Taking pictures may have come naturally to Jang, but talking about them did not. At CalArts, then as now, classroom discussion was dominated by references to art theory. Conceptual artists such as John Baldessari (an influential CalArts professor) and Allen Ruppersberg used photography as a means of documenting themselves performing happenings or actions.
Jang’s work sometimes looked similar — especially when he asked others to photograph him posing — but his angle was never that of a conceptualist or theoretician. Critiques of student work could be brutal. “I’m pretty sensitive and in my naïveté I thought my work wasn’t any good. So I boxed it for 30 years.”
Despite his faltering confidence, Jang did not give up photography. In the late 1970s, he got his masters at the San Francisco Art Institute. After college, he built a reputation as a talented portrait photographer and shot celebrity portraits for magazines such as Rolling Stone from his home studio.
Almost inadvertently, when his two children were in pre-school he also established a lucrative sideline as a family photographer, taking pictures of their classmates, sometimes over many years. As he puts it: “I got on with life. I had a family, I raised two kids, I paid the rent, and then the mortgage.”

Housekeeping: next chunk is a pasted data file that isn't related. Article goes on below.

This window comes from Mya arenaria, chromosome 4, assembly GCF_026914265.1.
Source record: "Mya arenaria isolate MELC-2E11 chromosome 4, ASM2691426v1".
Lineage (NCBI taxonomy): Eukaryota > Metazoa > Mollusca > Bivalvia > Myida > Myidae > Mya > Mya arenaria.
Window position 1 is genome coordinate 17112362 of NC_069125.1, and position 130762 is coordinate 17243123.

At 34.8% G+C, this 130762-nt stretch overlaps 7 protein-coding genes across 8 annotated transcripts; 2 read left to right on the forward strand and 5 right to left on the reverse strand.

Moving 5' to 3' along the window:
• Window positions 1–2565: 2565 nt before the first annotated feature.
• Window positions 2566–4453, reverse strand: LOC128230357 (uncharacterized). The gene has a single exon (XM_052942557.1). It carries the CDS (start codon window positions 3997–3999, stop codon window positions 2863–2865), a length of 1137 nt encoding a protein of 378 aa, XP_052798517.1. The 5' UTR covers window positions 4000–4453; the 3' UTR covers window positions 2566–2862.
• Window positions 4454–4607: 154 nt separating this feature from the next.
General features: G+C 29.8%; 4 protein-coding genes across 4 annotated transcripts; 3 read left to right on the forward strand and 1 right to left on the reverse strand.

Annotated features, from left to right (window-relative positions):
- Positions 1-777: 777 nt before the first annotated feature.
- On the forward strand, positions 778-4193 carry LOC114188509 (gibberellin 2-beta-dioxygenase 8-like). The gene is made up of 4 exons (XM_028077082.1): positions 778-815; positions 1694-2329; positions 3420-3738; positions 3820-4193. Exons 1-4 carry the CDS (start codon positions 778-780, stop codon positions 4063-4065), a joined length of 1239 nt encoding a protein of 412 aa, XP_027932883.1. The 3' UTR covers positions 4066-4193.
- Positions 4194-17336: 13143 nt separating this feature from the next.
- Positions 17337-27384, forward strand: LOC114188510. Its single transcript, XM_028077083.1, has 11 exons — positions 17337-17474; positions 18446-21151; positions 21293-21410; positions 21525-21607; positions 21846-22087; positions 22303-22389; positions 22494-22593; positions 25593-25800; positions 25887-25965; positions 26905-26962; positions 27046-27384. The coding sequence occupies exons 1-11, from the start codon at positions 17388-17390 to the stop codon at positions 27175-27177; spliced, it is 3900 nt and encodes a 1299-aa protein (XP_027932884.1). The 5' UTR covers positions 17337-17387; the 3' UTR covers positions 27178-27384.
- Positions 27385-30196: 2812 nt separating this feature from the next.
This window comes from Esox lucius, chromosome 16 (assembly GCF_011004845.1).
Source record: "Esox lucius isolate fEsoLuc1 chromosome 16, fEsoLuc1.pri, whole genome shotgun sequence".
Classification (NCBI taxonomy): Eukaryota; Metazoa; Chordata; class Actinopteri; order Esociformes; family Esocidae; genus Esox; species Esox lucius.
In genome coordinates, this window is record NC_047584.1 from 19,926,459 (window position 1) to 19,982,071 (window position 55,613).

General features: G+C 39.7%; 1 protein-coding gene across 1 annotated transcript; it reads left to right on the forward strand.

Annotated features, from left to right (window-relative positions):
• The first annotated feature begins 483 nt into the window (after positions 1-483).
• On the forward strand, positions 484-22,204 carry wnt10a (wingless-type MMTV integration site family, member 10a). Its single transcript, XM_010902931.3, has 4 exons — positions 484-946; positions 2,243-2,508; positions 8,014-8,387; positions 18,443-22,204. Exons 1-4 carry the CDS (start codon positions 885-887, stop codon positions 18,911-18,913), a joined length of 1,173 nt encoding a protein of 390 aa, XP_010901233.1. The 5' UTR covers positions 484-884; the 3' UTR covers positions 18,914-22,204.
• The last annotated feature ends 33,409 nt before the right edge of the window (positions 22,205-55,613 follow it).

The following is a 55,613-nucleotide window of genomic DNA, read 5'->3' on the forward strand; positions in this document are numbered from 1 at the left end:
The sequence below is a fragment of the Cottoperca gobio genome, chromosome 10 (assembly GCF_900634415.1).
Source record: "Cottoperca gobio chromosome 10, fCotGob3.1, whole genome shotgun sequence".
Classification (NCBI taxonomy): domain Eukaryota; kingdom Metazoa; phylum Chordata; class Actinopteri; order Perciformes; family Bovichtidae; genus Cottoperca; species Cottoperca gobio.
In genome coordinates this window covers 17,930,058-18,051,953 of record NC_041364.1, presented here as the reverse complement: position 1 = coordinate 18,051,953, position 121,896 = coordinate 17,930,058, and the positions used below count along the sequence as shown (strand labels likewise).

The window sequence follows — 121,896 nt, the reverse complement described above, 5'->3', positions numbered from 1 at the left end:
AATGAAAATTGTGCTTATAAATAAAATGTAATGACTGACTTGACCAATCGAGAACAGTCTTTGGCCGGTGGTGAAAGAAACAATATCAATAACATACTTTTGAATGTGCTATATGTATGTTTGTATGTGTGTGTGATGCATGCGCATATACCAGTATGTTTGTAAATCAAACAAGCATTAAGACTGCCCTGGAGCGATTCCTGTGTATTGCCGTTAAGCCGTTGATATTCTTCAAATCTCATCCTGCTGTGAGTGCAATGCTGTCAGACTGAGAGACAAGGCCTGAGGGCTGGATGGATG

When Jang started to rediscover his early work in 2002, he found he had none of the sensitivities about it that had inhibited him in the 1970s. “So I dropped the portfolio off at the museum,” he says. “What could they do? Tell me to come pick it up? Fine! Rejection is not going to hurt me now.”
A few weeks later, Jang got a call from the museum, asking him to come in for a chat. In a handsome meeting room, his prints were laid out on a table. Four curators greeted him and began to probe him for details about his life and work.
“They said something like, ‘It seems like we would have heard about you. Usually people get an NEA or a Guggenheim grant and they have shows … What’s the deal?’” Jang recalls, chuckling.
‘I’m pretty sensitive and in my naiveté I thought my work wasn’t any good. So I boxed it for 30 years,’ says Michael Jang © Pat Martin
Sandra S Phillips, now curator emeritus at the museum and the curator of Michael Jang’s California at the McEvoy Foundation, remembers seeing his photographs for the first time. “They seemed completely genuine and fresh,” she says, “and they were obviously made by a young person.”
To Jang’s further surprise, the museum acquired several of the prints. A few months passed, then one day he received a call from a friend, who excitedly told him that a photograph of his was hanging in the museum. Jang hurried over with his children Tali and Woody, then 16 and 14.